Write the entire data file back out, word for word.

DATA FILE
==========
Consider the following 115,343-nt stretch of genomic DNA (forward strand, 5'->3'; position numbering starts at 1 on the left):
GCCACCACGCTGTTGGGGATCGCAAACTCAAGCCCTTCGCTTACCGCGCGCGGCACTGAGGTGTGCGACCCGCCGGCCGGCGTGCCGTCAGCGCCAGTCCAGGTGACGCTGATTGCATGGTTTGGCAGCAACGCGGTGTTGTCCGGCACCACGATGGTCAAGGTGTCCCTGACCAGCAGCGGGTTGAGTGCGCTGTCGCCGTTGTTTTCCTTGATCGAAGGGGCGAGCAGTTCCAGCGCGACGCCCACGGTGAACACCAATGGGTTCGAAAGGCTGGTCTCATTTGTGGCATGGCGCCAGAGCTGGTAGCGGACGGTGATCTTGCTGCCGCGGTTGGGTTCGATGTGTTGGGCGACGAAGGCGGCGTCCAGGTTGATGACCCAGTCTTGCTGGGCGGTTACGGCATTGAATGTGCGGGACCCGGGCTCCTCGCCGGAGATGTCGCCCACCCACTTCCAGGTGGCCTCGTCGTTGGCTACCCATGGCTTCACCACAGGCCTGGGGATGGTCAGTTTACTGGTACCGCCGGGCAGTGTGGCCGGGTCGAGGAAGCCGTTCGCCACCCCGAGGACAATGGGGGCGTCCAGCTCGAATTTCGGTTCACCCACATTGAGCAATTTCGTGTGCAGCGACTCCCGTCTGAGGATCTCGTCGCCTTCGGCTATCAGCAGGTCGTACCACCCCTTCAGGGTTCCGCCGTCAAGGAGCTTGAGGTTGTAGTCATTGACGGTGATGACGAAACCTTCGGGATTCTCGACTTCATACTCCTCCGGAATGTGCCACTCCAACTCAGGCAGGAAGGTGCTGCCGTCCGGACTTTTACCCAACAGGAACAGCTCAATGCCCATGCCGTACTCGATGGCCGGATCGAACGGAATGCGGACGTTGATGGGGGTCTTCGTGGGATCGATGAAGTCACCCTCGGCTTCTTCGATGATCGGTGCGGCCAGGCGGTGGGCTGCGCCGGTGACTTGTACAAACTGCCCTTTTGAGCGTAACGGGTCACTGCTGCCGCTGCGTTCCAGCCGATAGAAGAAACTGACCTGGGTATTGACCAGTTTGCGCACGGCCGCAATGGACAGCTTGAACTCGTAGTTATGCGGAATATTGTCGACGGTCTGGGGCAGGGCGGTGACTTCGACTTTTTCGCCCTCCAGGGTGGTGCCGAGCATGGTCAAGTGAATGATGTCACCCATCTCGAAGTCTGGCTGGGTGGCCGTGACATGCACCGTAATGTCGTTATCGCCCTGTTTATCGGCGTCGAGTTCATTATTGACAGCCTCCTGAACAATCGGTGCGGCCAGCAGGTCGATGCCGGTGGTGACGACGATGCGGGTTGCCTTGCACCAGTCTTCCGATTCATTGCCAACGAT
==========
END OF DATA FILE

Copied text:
Consider the following 115,343-nt stretch of genomic DNA (forward strand, 5'->3'; position numbering starts at 1 on the left):
GCCACCACGCTGTTGGGGATCGCAAACTCAAGCCCTTCGCTTACCGCGCGCGGCACTGAGGTGTGCGACCCGCCGGCCGGCGTGCCGTCAGCGCCAGTCCAGGTGACGCTGATTGCATGGTTTGGCAGCAACGCGGTGTTGTCCGGCACCACGATGGTCAAGGTGTCCCTGACCAGCAGCGGGTTGAGTGCGCTGTCGCCGTTGTTTTCCTTGATCGAAGGGGCGAGCAGTTCCAGCGCGACGCCCACGGTGAACACCAATGGGTTCGAAAGGCTGGTCTCATTTGTGGCATGGCGCCAGAGCTGGTAGCGGACGGTGATCTTGCTGCCGCGGTTGGGTTCGATGTGTTGGGCGACGAAGGCGGCGTCCAGGTTGATGACCCAGTCTTGCTGGGCGGTTACGGCATTGAATGTGCGGGACCCGGGCTCCTCGCCGGAGATGTCGCCCACCCACTTCCAGGTGGCCTCGTCGTTGGCTACCCATGGCTTCACCACAGGCCTGGGGATGGTCAGTTTACTGGTACCGCCGGGCAGTGTGGCCGGGTCGAGGAAGCCGTTCGCCACCCCGAGGACAATGGGGGCGTCCAGCTCGAATTTCGGTTCACCCACATTGAGCAATTTCGTGTGCAGCGACTCCCGTCTGAGGATCTCGTCGCCTTCGGCTATCAGCAGGTCGTACCACCCCTTCAGGGTTCCGCCGTCAAGGAGCTTGAGGTTGTAGTCATTGACGGTGATGACGAAACCTTCGGGATTCTCGACTTCATACTCCTCCGGAATGTGCCACTCCAACTCAGGCAGGAAGGTGCTGCCGTCCGGACTTTTACCCAACAGGAACAGCTCAATGCCCATGCCGTACTCGATGGCCGGATCGAACGGAATGCGGACGTTGATGGGGGTCTTCGTGGGATCGATGAAGTCACCCTCGGCTTCTTCGATGATCGGTGCGGCCAGGCGGTGGGCTGCGCCGGTGACTTGTACAAACTGCCCTTTTGAGCGTAACGGGTCACTGCTGCCGCTGCGTTCCAGCCGATAGAAGAAACTGACCTGGGTATTGACCAGTTTGCGCACGGCCGCAATGGACAGCTTGAACTCGTAGTTATGCGGAATATTGTCGACGGTCTGGGGCAGGGCGGTGACTTCGACTTTTTCGCCCTCCAGGGTGGTGCCGAGCATGGTCAAGTGAATGATGTCACCCATCTCGAAGTCTGGCTGGGTGGCCGTGACATGCACCGTAATGTCGTTATCGCCCTGTTTATCGGCGTCGAGTTCATTATTGACAGCCTCCTGAACAATCGGTGCGGCCAGCAGGTCGATGCCGGTGGTGACGACGATGCGGGTTGCCTTGCACCAGTCTTCCGATTCATTGCCAACGAT